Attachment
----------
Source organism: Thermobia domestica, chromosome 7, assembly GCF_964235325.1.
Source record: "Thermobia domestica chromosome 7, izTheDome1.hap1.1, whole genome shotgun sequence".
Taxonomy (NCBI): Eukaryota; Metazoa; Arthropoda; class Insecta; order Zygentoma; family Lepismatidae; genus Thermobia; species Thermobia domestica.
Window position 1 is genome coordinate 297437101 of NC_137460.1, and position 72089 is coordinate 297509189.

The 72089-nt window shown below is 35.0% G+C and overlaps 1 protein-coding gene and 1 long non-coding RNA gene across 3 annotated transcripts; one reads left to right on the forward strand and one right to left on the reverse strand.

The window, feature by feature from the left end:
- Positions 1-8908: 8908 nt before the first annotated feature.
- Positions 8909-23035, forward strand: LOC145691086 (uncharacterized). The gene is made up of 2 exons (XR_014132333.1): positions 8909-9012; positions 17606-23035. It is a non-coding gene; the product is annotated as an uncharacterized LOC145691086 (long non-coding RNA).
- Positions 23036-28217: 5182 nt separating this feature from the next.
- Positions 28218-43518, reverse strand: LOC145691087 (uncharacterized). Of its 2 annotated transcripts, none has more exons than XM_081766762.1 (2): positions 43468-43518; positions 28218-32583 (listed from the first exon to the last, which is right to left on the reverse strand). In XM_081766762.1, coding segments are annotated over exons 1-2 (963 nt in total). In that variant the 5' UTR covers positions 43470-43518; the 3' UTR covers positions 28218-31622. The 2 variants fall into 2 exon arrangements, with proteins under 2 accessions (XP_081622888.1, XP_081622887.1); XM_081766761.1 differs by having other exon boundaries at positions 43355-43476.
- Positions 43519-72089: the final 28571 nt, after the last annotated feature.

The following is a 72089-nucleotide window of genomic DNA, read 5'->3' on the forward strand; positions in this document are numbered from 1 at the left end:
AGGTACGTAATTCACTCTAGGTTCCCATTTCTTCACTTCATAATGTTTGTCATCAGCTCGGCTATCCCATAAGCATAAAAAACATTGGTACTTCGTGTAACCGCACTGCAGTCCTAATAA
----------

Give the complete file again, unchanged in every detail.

Source organism: Thermobia domestica, chromosome 7, assembly GCF_964235325.1.
Source record: "Thermobia domestica chromosome 7, izTheDome1.hap1.1, whole genome shotgun sequence".
Taxonomy (NCBI): Eukaryota; Metazoa; Arthropoda; class Insecta; order Zygentoma; family Lepismatidae; genus Thermobia; species Thermobia domestica.
Window position 1 is genome coordinate 297437101 of NC_137460.1, and position 72089 is coordinate 297509189.

The 72089-nt window shown below is 35.0% G+C and overlaps 1 protein-coding gene and 1 long non-coding RNA gene across 3 annotated transcripts; one reads left to right on the forward strand and one right to left on the reverse strand.

The window, feature by feature from the left end:
- Positions 1-8908: 8908 nt before the first annotated feature.
- Positions 8909-23035, forward strand: LOC145691086 (uncharacterized). The gene is made up of 2 exons (XR_014132333.1): positions 8909-9012; positions 17606-23035. It is a non-coding gene; the product is annotated as an uncharacterized LOC145691086 (long non-coding RNA).
- Positions 23036-28217: 5182 nt separating this feature from the next.
- Positions 28218-43518, reverse strand: LOC145691087 (uncharacterized). Of its 2 annotated transcripts, none has more exons than XM_081766762.1 (2): positions 43468-43518; positions 28218-32583 (listed from the first exon to the last, which is right to left on the reverse strand). In XM_081766762.1, coding segments are annotated over exons 1-2 (963 nt in total). In that variant the 5' UTR covers positions 43470-43518; the 3' UTR covers positions 28218-31622. The 2 variants fall into 2 exon arrangements, with proteins under 2 accessions (XP_081622888.1, XP_081622887.1); XM_081766761.1 differs by having other exon boundaries at positions 43355-43476.
- Positions 43519-72089: the final 28571 nt, after the last annotated feature.

The following is a 72089-nucleotide window of genomic DNA, read 5'->3' on the forward strand; positions in this document are numbered from 1 at the left end:
AGGTACGTAATTCACTCTAGGTTCCCATTTCTTCACTTCATAATGTTTGTCATCAGCTCGGCTATCCCATAAGCATAAAAAACATTGGTACTTCGTGTAACCGCACTGCAGTCCTAATAA